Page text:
The following is a guest article by Catherine Ahern, Web editor of Briefings Media Group.
Emotional intelligence is the ability to identify, understand and manage your own emotions as well as those of the people you interact with. As you might imagine, it’s a skill that can save you from a lot of frustration and heartache in the workplace. But you may not realize that developing your emotional intelligence can also make you more efficient at work. Why? You won’t waste valuable minutes, hours and days with these common time drains:
- Losing your cool. Blowing up at your people rarely—if ever—makes them more productive. In fact, your outbursts probably distract them from their work. Plus, in the long run, those outbursts cost you even more time in apologizing and earning back your staff’s trust and respect. Developing your emotional intelligence will allow you to feel in control of your own emotions.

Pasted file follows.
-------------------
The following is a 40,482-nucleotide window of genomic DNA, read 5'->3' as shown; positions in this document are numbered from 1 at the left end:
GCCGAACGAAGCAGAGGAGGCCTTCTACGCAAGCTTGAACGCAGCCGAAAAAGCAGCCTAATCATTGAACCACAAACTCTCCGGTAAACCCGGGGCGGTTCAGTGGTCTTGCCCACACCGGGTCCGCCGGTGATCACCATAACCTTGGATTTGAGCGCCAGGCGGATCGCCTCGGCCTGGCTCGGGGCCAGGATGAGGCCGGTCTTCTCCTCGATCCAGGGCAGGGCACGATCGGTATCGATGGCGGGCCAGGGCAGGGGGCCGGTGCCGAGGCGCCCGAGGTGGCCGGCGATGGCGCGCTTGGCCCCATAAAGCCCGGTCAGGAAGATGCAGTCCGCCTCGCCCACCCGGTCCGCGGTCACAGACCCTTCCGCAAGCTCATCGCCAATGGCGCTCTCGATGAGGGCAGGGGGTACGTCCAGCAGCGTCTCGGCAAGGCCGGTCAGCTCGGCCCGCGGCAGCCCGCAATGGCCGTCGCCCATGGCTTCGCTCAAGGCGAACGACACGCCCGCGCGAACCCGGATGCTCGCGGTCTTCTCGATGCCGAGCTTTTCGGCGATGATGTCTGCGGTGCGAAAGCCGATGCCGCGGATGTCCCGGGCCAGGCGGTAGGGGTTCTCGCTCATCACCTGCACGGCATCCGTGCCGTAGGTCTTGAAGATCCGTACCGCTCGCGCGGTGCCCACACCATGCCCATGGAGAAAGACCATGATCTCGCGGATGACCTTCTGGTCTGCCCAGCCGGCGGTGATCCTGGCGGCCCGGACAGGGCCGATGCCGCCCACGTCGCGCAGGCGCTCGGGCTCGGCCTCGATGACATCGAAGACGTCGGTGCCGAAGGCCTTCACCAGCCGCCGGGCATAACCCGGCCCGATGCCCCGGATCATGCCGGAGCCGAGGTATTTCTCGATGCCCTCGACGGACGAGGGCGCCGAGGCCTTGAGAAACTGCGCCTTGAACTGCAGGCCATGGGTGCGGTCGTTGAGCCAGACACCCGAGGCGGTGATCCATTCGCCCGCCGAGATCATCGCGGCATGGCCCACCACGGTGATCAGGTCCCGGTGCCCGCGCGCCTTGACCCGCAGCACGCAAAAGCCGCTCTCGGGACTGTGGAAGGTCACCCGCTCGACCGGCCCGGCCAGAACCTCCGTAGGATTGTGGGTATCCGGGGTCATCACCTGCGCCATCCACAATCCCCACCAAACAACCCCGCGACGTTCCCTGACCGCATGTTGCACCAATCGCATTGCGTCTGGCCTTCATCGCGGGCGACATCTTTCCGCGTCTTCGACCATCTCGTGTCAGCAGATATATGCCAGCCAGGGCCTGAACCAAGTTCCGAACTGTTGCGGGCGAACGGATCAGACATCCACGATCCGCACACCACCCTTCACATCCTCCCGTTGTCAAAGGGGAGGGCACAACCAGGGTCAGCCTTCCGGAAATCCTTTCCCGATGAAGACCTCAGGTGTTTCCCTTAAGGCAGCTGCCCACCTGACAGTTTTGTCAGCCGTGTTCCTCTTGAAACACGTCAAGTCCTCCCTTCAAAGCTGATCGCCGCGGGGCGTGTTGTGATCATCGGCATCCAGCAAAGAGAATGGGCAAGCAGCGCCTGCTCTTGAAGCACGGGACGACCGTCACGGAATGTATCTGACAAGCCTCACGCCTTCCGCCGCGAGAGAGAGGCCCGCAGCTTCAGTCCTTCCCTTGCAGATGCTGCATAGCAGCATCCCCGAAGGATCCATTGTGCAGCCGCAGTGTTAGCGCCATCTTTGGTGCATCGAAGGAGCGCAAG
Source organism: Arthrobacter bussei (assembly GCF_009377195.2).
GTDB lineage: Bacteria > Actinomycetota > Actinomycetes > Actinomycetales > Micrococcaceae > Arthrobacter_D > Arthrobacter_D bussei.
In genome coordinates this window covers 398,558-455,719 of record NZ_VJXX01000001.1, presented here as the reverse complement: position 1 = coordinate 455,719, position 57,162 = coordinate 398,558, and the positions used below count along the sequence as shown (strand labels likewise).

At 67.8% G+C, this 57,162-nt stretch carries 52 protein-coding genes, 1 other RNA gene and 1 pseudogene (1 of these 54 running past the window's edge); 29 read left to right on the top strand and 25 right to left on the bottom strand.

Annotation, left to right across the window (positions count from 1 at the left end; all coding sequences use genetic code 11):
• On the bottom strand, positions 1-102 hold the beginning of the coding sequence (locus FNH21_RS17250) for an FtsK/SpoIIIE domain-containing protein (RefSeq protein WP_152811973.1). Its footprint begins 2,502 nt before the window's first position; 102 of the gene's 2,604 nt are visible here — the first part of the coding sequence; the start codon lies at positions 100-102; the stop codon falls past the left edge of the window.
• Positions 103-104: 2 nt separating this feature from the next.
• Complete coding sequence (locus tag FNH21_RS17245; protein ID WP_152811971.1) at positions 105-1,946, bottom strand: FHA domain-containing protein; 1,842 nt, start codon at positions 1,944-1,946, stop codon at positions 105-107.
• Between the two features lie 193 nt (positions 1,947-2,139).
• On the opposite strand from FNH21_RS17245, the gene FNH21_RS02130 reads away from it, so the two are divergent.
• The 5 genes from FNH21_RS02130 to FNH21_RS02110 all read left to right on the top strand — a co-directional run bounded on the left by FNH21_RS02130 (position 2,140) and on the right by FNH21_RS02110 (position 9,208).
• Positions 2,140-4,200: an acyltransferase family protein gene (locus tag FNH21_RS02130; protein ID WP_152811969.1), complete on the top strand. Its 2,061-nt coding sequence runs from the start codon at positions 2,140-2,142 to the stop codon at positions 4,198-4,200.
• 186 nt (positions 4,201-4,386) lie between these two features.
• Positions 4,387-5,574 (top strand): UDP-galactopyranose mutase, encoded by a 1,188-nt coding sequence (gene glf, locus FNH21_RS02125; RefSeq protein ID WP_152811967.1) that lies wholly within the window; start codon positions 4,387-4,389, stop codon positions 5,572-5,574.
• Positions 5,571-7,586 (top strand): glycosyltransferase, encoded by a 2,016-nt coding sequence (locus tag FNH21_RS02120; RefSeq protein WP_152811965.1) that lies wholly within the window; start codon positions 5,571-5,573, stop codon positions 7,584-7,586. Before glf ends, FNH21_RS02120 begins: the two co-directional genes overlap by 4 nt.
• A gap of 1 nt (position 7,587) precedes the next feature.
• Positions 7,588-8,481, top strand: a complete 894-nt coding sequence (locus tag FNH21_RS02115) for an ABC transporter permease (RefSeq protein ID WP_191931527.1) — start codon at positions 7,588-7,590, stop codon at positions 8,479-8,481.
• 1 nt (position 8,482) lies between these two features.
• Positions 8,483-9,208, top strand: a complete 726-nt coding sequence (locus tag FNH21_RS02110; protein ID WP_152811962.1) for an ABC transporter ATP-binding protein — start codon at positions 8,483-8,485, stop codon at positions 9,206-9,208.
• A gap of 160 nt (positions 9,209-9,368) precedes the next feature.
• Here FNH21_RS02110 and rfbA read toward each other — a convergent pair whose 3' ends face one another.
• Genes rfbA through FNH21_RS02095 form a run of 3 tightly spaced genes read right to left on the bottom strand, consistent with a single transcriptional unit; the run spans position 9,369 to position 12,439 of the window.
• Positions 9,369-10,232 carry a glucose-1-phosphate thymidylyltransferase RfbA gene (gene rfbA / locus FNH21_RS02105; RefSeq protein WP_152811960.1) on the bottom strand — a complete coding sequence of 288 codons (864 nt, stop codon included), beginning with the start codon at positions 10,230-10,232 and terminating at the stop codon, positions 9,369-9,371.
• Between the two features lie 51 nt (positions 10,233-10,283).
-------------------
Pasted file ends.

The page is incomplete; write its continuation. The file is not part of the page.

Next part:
- Fixing others’ mistakes. When employees aren’t motivated, they make errors and miss deadlines. Increasing your emotional intelligence will help you to understand what really motivates your staff and get them back on track so you don’t have to clean up their messes.
- Mediating conflict. You will minimize the amount of time you spend dealing with your team members’ conflicts if you recognize and stop those conflicts while they’re still brewing.
- Dealing with angry customers and clients. Understanding how a policy, comment or email will affect people emotionally will inform your big decisions. That will save you time that you’d otherwise be using to backtrack, put out fires or—worst of all—respond to lawsuits.
Of all the traits we associate with successful people—intelligence, toughness, determination, vision and so on—emotional intelligence is the strongest determining factor of leadership success, both with individuals and throughout organizations. The brand-new Emotional Intelligence Training Camp led by expert Chuck Wolfe will give your organization’s leaders the soft skills they most need to be effective.
Sign up today for the upcoming session in Boston on Sept. 10-11. Hurry! Space is limited!